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March 21, 2012

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Renaissance pushes service to new limits

THE Renaissance Shanghai Pudong Hotel has launched the Navigator program to help guests get the most out of their trip to the city. The program is all about providing the latest tips about where to "sip, savor, shop or see." Cao Qian writes.

While many international five-star hotels in Shanghai feel it's inappropriate to call themselves experts in the delivery of authentic local experiences, Renaissance Shanghai Pudong Hotel is one of the few that proudly makes that claim.

The 370-room upscale hotel, one of five Renaissance properties in the city under the Marriott family, has been making various endeavours over the past two years under a global repositioning program that aims to provide guests with a one-of-a-kind, off-the-radar, micro-local hotel experience.

"We are repositioning ourselves as a lifestyle brand and the approach we are taking is a little different from others," says Silvio Rosenberger, general manager of the hotel and a two-decade veteran with Marriott. "We want to add something wonderfully new for our guests and offer them a hotel experience that allows them to get the most from a trip."

One key element in the Renaissance global repositioning project is Navigator, an on-site, online and mobile program built around a database providing guests with recommendations about food, spirits, retail, music, entertainment and culture.

Partnering with W Cities, the world's premier database of authoritative travel content, the Navigator system is a combination of information from W Cities with personal information and recommendations from the hotels' "navigators" for places to "sip, savor, shop or see."

Trained 'navigators'

"The trained 'navigators' we have at each Renaissance property around the world are really experts of the local market," says Rosenberger, a German native who has been living in Shanghai for almost seven years. "They are responsible for creating an 'In the Know' document for guests when they check into the hotel outlining specific recommendations in the city updated for that week."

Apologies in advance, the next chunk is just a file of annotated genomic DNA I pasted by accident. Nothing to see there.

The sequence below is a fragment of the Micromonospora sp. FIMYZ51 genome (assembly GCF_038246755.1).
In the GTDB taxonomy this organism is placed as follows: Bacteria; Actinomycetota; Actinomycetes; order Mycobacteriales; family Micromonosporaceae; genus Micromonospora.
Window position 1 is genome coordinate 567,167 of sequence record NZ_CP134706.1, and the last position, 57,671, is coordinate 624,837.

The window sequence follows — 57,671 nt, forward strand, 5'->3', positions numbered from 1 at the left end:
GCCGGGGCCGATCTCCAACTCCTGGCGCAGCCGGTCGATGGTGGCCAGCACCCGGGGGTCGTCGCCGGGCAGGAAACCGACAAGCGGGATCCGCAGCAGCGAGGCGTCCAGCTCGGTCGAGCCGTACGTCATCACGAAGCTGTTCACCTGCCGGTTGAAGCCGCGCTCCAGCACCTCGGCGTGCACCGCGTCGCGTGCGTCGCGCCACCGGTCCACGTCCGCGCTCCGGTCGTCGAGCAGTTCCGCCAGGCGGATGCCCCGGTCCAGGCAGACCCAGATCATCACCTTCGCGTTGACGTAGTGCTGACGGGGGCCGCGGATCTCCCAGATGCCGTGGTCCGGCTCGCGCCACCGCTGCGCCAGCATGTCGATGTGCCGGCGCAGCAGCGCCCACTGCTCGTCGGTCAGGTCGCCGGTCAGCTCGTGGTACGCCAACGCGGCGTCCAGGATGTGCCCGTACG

And what makes the program really timely is that designated navigators, or select hotel ambassadors as Renaissance would like to call them, are by no means the only people who get involved in the initiative. The entire hotel team, from those doing the laundry to waiters and engineers, is encouraged to make up-to-date recommendations for guests who are ready to get the most out of their travel experience.

Available on the hotel's website and accessible through apps to iPhone and iPad users, the Navigator program can save travelers from lugging around a heavy, and often outdated, guidebook that misses the "undiscovered gems" that Shanghai has to offer.

With programs designed for families, business and leisure travelers as well as for special occasions such as those on a honeymoon, the program has been receiving very positive feedback from hotel guests, 90 percent of whom are business travelers with tight schedules, according to Rosenberger.

"Jumping from one meeting to another, these people don't have enough time to explore the city, and we're here to help," he says.

Other major initiatives under the grand Renaissance repositioning program include RLife Live, a new entertainment and music platform that provide hotel guests and local patrons opportunities to engage with musical talent and catering services under the philosophy "current, compelling and inspiring."

"Every brand (under the bigger Marriott family) is repositioning in a different way and Renaissance is one of those that has put in the most effort," says Rosenberger. "The lifestyle situation in China is very new (at the moment) and most of the hotels in the country are very traditional. However, you can still feel the trend that the younger generation is looking for something different.

"These people will be market leaders in 10 to 20 years and that's why we are keen to catch the trend and catch these people to ensure our business for the next 30, 40, 50 years."

With 2011 being another record year in revenue for Renaissance Shanghai Pudong Hotel, fueled by strong occupancy as well as great results in catering, Rosenberger remains upbeat about the hotel's business for this year.

"Shanghai has picked up a global reputation after the World Expo and has become a more popular destination for both business and leisure travelers," he says. "And there is also huge potential, though intensified competition too, in the city's MICE (meetings, incentives, conference and exhibitions) market, which will hopefully witness double-digit growth over the coming two to three years."


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